During my coiling of the clay around the edge of the plate to build up the sides of the Ark, I suddenly became Noah! Only this time, I found Noah, (myself), placing soldiers around the Ark with their rifles pointing out at the animals and humans trying to enter the Ark, via the gangplank. Dreading being asked to share my negative sandbox story with others that last Sunday, I tried to come up with a positive caption and explanation of it, but all I came up with was the caption: "May There Not Be a Second Flooding." I finally decided not to share my sandbox scene with the rest of the group.
The probable source of my despair became clear the following dawn as I lay half-awake in bed. I was remembering much of Daniel Quinn's book: Ishmael and the movie Instinct which was Hollywood's version of the book. Instead of Daniel Quinn's tale told by a gorilla to a human, in the film it became a tale told by a human about his living with and studying gorillas, finding a sense of peace and total acceptance from them such as he had never found in his own
human family back in the States where he had been a anthropologist. Unfortunately, he was later to see his gorilla family killed by poachers/ This had provoked him into violence to stop the poachers he had had to kill most of them.
Vividly into my imagery came the movie scene when the anthropologist is back in the States confined to a prison for the criminally insane. He is being assessed by a young ambitious psychologist who is determined to get a book out of the assessment. Suddenly, the anthropologist grabs the psychologist in a neck hold and threatens to kill him unless he writes down what he, the anthropologist, has just lost. The first answer is "My freedom?" "No" says the anthropologist, "Guess Again." "My ambition?" "No." "One last time, what have you lost?" Finally, he answers: "My illusions!" That was it. I, too, had lost my illusions about the future of our planet and its human species. How could I have been anything other than despondent?
Then what happened to me has probably happened to many of you between sleeping and awakening. My mood and my vision had changed instantly. Before me, the "coil" of the clay Ark I had built, became the acronym for "Conceive Only In Love."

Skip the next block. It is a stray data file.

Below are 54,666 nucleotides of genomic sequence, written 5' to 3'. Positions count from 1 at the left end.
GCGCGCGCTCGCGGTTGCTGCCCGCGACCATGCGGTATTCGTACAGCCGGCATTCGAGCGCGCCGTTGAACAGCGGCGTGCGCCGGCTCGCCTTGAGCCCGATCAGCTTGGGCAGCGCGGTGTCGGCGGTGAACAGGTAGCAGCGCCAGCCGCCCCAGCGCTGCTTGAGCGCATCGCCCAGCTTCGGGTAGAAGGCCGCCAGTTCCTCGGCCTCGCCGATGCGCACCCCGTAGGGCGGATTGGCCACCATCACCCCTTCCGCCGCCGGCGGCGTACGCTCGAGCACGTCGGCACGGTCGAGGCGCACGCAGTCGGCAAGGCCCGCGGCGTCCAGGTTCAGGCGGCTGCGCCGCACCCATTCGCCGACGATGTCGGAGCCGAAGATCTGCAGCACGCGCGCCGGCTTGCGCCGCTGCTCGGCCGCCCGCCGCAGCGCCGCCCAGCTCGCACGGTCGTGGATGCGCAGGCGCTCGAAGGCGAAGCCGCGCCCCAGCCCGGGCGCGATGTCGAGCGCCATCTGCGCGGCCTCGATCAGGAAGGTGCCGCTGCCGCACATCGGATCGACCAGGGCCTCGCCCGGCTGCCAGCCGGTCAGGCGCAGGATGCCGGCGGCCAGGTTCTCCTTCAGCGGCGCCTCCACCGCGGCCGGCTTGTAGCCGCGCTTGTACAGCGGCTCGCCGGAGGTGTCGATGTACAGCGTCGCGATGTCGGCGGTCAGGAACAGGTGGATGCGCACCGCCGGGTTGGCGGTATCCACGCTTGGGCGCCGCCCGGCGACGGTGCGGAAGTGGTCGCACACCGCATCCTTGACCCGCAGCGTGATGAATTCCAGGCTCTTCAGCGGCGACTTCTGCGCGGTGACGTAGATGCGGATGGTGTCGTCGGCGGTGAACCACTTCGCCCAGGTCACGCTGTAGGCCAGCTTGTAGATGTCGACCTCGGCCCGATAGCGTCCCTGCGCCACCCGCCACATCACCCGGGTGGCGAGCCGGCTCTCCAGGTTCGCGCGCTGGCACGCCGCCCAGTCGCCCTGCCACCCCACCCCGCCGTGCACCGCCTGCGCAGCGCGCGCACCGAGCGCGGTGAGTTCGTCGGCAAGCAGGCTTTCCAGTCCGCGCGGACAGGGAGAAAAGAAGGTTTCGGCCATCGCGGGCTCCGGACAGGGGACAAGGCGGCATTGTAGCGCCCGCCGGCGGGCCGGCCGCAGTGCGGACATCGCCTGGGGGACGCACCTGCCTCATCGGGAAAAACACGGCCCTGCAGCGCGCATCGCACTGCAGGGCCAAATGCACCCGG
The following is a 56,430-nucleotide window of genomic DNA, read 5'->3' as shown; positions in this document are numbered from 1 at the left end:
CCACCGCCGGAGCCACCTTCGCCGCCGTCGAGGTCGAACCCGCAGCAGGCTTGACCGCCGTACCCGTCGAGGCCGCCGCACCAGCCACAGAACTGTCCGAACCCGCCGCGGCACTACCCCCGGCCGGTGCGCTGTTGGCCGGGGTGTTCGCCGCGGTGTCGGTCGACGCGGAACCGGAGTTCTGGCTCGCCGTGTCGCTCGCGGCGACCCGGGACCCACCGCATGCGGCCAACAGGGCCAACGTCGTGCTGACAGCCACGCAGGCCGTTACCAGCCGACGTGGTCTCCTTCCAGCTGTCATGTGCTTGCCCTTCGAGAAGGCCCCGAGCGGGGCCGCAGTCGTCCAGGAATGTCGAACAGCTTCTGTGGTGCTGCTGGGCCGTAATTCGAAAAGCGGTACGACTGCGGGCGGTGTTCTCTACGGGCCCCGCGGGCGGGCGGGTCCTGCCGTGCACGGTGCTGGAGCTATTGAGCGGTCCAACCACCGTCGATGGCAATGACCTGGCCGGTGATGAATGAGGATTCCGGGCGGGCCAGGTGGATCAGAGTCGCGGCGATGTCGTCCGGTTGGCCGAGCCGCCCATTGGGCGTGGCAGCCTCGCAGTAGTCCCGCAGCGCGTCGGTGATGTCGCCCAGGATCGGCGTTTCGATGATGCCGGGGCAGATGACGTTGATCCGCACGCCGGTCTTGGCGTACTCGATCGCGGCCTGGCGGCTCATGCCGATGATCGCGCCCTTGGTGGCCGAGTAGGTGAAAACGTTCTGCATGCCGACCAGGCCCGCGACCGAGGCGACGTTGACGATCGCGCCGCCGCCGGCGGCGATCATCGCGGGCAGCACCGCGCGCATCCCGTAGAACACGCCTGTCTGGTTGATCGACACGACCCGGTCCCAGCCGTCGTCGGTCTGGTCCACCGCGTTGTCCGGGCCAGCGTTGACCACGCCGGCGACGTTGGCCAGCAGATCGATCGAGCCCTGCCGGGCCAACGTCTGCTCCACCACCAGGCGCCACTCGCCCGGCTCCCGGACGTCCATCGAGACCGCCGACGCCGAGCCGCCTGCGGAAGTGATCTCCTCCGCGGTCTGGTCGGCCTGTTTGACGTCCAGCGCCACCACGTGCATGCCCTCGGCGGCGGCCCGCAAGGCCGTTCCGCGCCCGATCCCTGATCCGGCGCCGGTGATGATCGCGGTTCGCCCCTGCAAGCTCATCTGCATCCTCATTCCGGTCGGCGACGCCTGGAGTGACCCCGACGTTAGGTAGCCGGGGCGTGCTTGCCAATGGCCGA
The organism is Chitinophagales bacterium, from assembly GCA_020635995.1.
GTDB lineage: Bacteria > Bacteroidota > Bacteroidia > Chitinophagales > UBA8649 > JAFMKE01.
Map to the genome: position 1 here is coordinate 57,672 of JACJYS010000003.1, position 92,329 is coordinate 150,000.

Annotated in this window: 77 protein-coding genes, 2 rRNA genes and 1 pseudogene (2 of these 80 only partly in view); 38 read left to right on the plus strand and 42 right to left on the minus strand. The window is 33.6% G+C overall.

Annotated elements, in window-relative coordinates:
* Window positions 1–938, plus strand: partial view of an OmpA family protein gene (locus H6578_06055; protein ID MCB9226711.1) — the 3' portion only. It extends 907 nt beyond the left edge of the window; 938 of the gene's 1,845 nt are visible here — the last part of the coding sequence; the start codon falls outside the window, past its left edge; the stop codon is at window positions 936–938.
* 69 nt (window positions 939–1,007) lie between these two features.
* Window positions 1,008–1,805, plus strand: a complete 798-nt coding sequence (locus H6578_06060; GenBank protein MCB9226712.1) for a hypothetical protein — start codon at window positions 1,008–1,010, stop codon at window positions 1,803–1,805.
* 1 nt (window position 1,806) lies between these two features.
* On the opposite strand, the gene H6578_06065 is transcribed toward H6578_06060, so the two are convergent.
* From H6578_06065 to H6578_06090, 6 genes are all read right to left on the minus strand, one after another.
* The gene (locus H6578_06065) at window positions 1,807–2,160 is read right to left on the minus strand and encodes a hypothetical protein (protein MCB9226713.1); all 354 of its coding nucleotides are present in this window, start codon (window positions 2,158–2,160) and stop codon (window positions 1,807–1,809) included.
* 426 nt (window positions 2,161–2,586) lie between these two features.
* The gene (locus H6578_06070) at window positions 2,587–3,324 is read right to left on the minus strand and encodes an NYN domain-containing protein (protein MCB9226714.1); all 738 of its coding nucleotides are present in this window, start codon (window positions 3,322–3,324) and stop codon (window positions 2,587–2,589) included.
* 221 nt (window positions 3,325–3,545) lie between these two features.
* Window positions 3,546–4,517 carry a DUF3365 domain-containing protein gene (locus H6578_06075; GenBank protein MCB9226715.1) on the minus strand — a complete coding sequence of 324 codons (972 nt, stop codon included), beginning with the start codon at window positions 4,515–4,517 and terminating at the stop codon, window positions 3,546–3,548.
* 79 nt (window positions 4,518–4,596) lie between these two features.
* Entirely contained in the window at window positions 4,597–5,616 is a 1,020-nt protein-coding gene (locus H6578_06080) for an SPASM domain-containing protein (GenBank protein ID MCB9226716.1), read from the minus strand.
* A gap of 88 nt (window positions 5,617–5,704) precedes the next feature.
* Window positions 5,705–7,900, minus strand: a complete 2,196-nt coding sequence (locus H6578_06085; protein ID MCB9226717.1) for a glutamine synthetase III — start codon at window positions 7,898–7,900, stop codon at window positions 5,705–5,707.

I was asking myself: "What if all children were to be conceived only in love? What if all societies on earth became fully aware that traumas experienced by a fetus in the womb are recorded in their nervous system and that such traumas have a lasting negative impact on how they, as adults, come to think, feel, and act and on how they interact with even their most loving family members?
What if we finally all came to realize that our personal perception of things that have happened to us will become our reality? Most who are conceived, carried to term and raised in love will perceive ourselves and others positively, while those conceived, carried to term and raised either without love or with a mixture of love, hate, abuse, and physical trauma, will perceive ourselves and perhaps others, negatively?
Confining unprotected sexual intercourse to those times when a loving couple wishes to conceive, carry to term and raise a
child, would not only drastically reduce the world of unwanted, unloved children but would also drastically reduce the plague now devastating Africa and soon to devastate India. I am referring to the AIDS plague!
If we in the United States dare to proclaim in our Declaration of Independence that "All men are created equal," we can also proclaim that all children deserve to be conceived, carried to term and raised in a loving, caring family and community. And what better place in which to make such a proclamation than here, in this church, where each week we declare that our Covenant is, among other things, "To serve life in community to the end that all souls shall grow in harmony."
Those were my thoughts upon awakening that dawn. They ended with: "My God, my muse, thou hast answered me!"
Joseph R. Sanders, Ph. D.